CPA Practice Advisor

OCT 2011

Today's Technology for Tomorrow's Firm.

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Page 19 of 35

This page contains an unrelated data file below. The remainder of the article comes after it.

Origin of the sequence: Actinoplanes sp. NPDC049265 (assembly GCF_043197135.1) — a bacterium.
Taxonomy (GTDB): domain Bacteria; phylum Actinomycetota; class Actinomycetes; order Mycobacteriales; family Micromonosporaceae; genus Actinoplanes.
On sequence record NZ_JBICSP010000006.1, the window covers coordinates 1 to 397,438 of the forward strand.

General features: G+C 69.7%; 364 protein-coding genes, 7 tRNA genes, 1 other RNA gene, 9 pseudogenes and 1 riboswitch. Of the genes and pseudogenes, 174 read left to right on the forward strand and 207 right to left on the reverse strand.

MARKETING & BRANDING 5 Steps for Marketing Your Firm Many tax and accounting profes- sionals struggle to fi nd the best way to leverage limited marketing resources to eff ectively position their fi rm in the marketplace. And the advent of social media, online networking and other digital strategies has further expanded the fi eld of marketing activities for fi rms. For many fi rms, this adds to the confusion about the best way to invest already limited marketing resources. In many cases, firm partners and managers are not experienced mar- keters and are unsure how to best develop, implement, monitor and improve fi rm-wide marketing eff orts. Recognize Your Marketing Responsibility Most small accounting fi rms do not have dedicated marketing professionals. T is means that all marketing activities from strategy to collateral and copy development are the responsibility of partners or a marketing-minded staff professional. Michael Tepast e, a partner at Wilber & Townshend, a 12-professional CPA fi rm located in Jenison, Mich., is all too familiar with this scenario. "Given our size, we do not have any dedicated staff for marketing," he said. "Responsibility for marketing begins with each partner and is carried out by the entire team." Limited by time, resources and skill set, many firms look outside their offi ces for help. "Our fi rm outsources the marketing function," said Marty McCutchen, CPA and partner at CPA Service Group, a three-professional fi rm located in Dallas, Texas. "T e partners assume responsibility for managing the outsourced marketing function and ensure our eff orts are producing results over the long term." Establish an Effective Strategy Regardless of whether marketing services are delivered in-house or from an outsourced provider, an eff ective marketing program begins with establishing a strategy that allows a fi rm to meet its defi ned objectives. Once a strategy has been developed and agreed upon, it is essential to stick with it, or make a decision as a group to shift based on trends or other observations about opportunities in the marketplace. A common mistake many fi rms make is to take the "shotgun approach." T is is characterized by a quick decision to initiate a marketing program with little thought about expense, the drain on internal resources, or what is expected to come from the program. Unfortunately, with inade- quate oversight and involvement from management, the results may be less than optimal. "Marketing initiatives are led by the partners based on the strategic plan with input from observations of change in the market and networking partners," said Tepast e. "Partners and profes- sionals do the work of planning, research and defi ning ROI for each initiative. Support staff is involved with creating the fi nal product whether it is an internal eff ort or working with a network partner." CPA Service Group takes a diff erent, but no less eff ective approach. "We do not have a formal writ en approach per se," said McCutchen. "However, I do plan out in advance what programs we want to implement and have a clearly defi ned understanding of what the fi rm expects to accomplish in terms of ROI and other metrics prior to launch." Set a Reason- able Budget Equally as important to a well-defi ned strategy is an adequate budget. A fi rm needs to set a marketing budget that will allow marketing goals to be accomplished. While every fi rm has a diff erent formula for determining a budget amount, the general rule is 20 October 2011 • 2% to 4% of projected fi rm revenues. It is important to note that this fi gure should not include internal labor costs allocated to marketing. Most fi rms use the marketing budget to cover the cost of activities or tactics designed to market the practice. Some examples include sponsorships, association dues, advertising expenses (traditional and digital), website development, col- lateral development and newslet ers. T e key to developing a strong and consistent marketing program is to not only have a strategic plan, but also a budget that will allow you to accomplish defi ned objectives. Take a Consis- tent Approach Marketing an accounting practice is not an easy task. Strong eff orts must be made to ensure the fi rm is get ing the proper exposure to prospects, clients and referral partners, not to mention juggling this with the client service responsibilities each professional must maintain. A key mistake many firms make is to be inconsistent in their marketing activities. It is very common for small practices to stop marketing during tax season and other busy times. Why? Because it is very easy to lose track of marketing activities when there are paying clients waiting for deliverables. Unfortunately, inconsistency in marketing can oſt en reduce eff ective- ness and adversely impact ROI. "Your marketing plan must be consistent and monitored on an ongoing basis," said McCutchen. Although it is tempting, especially during the busy season, it is important By Brian Swanson Mr. Swanson is a Principal with Flashpoint Marketing, a marketing and lead generation company focused on serving the accounting profession. He is certifi ed by the Search Engine Marketing Professionals Organization in Internet Marketing and as an Advanced SEO Specialist. His fi rm focuses on providing traditional and digital media marketing and lead generation services exclusively for the accounting profession. Brian can be contacted at 888-428-6524 or via email at bswanson@fl not to turn your marketing eff orts on and off . You will not get the results you want and may end up feeling frustrated by the outcome." Tepast e agrees: "It is diffi cult to be successful in marketing if you are inconsistent with your approach. While our fi rm may be busy that does not mean marketing should be put on hold. Yes, it can be challenging to maintain client service responsibilities and conduct marketing during the busy times, but ultimately having a consistent approach will lead to much more desirable results in the long run." Keep Things in Perspective In creating and executing your marketing program, it is important to remember that every accounting fi rm is diff erent. Sales and marketing skills vary from partner to partner, and from manager to manager. One fi rm may have a key rainmaker that provides work for others in the practice, while another fi rm may have several marketing-minded professionals that drive marketing eff orts. Regard- less, you need to administer your marketing activities by the specifi c time, place and circumstance of your practice and the market you serve. Marketing is not "one size fi ts all," so trust your instincts and take advantage of the best practices outlined here.